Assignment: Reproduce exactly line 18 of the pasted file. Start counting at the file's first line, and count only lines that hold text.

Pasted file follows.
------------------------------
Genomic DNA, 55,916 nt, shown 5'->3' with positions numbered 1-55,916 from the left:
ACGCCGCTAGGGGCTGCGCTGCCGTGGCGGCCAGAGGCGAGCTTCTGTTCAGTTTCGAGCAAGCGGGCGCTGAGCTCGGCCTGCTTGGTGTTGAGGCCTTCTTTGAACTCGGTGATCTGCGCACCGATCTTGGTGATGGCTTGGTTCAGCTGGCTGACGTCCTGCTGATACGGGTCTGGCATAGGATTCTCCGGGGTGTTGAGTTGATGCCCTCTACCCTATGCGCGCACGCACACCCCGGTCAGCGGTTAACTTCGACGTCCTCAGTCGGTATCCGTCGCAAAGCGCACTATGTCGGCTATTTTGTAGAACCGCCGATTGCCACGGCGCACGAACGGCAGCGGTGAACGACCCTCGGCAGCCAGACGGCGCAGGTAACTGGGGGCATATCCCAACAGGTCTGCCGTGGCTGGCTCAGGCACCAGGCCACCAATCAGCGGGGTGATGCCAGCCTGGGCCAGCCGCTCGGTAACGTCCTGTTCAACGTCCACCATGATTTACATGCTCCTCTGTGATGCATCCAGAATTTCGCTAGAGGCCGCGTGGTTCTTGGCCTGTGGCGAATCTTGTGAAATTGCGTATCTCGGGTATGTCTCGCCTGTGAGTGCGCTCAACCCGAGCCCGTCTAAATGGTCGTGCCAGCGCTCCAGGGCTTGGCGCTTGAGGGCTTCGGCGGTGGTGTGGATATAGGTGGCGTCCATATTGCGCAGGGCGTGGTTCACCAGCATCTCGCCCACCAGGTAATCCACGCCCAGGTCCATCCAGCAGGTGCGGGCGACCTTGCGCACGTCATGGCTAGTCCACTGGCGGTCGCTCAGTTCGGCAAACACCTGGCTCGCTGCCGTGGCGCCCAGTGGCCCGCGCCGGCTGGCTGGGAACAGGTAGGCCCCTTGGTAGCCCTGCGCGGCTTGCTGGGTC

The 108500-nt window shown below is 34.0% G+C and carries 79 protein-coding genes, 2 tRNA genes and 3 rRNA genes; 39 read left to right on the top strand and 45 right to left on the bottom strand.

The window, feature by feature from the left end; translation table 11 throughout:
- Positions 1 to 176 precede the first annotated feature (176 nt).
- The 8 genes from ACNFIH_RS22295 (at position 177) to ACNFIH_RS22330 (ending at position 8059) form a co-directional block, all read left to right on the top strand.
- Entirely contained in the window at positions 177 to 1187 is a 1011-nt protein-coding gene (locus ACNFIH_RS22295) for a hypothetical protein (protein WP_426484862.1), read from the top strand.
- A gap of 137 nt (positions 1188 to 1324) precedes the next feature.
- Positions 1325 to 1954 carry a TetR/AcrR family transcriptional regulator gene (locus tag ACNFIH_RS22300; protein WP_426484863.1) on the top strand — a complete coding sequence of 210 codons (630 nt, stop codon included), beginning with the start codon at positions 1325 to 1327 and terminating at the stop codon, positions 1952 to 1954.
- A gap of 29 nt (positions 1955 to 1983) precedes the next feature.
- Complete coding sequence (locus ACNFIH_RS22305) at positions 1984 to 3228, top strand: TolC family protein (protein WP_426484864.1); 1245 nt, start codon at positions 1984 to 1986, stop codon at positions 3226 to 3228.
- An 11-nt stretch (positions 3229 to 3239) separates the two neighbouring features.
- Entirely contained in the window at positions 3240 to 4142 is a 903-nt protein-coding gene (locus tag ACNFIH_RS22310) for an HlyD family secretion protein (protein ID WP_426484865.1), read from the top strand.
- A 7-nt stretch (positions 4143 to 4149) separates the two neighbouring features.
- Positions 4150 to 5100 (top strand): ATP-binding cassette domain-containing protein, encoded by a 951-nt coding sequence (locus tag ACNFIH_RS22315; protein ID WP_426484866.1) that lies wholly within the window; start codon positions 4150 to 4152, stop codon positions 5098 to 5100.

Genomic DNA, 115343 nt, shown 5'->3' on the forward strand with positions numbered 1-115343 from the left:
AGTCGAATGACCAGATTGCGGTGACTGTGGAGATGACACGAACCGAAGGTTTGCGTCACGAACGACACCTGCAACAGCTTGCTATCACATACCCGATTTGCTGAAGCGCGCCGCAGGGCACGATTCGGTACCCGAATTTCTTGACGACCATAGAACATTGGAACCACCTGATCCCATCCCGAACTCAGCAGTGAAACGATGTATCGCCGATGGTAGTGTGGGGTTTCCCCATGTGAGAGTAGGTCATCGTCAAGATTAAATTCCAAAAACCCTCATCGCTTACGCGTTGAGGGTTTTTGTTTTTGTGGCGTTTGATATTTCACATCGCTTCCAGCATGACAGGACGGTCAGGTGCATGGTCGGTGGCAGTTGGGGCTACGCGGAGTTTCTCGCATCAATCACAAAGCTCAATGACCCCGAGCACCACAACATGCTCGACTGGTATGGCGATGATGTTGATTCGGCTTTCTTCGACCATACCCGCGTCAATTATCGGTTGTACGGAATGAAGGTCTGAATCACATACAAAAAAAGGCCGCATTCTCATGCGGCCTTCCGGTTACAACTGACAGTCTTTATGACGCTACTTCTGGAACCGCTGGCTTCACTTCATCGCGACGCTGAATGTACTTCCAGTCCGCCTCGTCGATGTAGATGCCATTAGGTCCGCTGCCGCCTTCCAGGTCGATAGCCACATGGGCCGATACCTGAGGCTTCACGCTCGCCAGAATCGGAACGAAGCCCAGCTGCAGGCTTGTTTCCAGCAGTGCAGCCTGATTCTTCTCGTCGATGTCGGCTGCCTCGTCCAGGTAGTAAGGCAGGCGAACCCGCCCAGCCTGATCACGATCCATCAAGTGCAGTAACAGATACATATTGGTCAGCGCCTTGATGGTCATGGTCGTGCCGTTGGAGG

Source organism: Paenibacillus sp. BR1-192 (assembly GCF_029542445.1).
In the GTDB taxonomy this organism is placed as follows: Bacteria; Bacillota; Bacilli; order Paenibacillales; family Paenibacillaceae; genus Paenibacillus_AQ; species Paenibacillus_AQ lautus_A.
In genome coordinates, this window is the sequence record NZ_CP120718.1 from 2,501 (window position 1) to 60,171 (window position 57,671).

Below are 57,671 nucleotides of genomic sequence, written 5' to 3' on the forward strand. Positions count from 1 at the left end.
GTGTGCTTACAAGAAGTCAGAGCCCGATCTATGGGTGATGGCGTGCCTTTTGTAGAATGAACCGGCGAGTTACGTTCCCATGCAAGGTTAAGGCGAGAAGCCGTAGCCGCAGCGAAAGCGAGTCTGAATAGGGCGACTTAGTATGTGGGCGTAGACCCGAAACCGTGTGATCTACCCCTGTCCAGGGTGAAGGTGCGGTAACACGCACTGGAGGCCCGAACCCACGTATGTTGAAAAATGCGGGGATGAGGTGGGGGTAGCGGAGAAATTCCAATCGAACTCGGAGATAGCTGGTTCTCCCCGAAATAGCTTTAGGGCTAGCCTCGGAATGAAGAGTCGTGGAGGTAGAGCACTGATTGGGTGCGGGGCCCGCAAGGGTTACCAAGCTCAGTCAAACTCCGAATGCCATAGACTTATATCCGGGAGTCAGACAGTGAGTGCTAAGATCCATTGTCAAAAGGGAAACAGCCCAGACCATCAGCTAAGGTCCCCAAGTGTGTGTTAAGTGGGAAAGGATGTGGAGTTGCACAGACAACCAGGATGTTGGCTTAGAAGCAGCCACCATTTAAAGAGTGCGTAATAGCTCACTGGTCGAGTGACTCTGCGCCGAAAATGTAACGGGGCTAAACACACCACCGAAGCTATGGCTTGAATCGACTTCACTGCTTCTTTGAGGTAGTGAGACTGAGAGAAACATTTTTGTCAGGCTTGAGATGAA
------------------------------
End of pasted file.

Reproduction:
Source organism: Paenibacillus sp. BR1-192 (assembly GCF_029542445.1).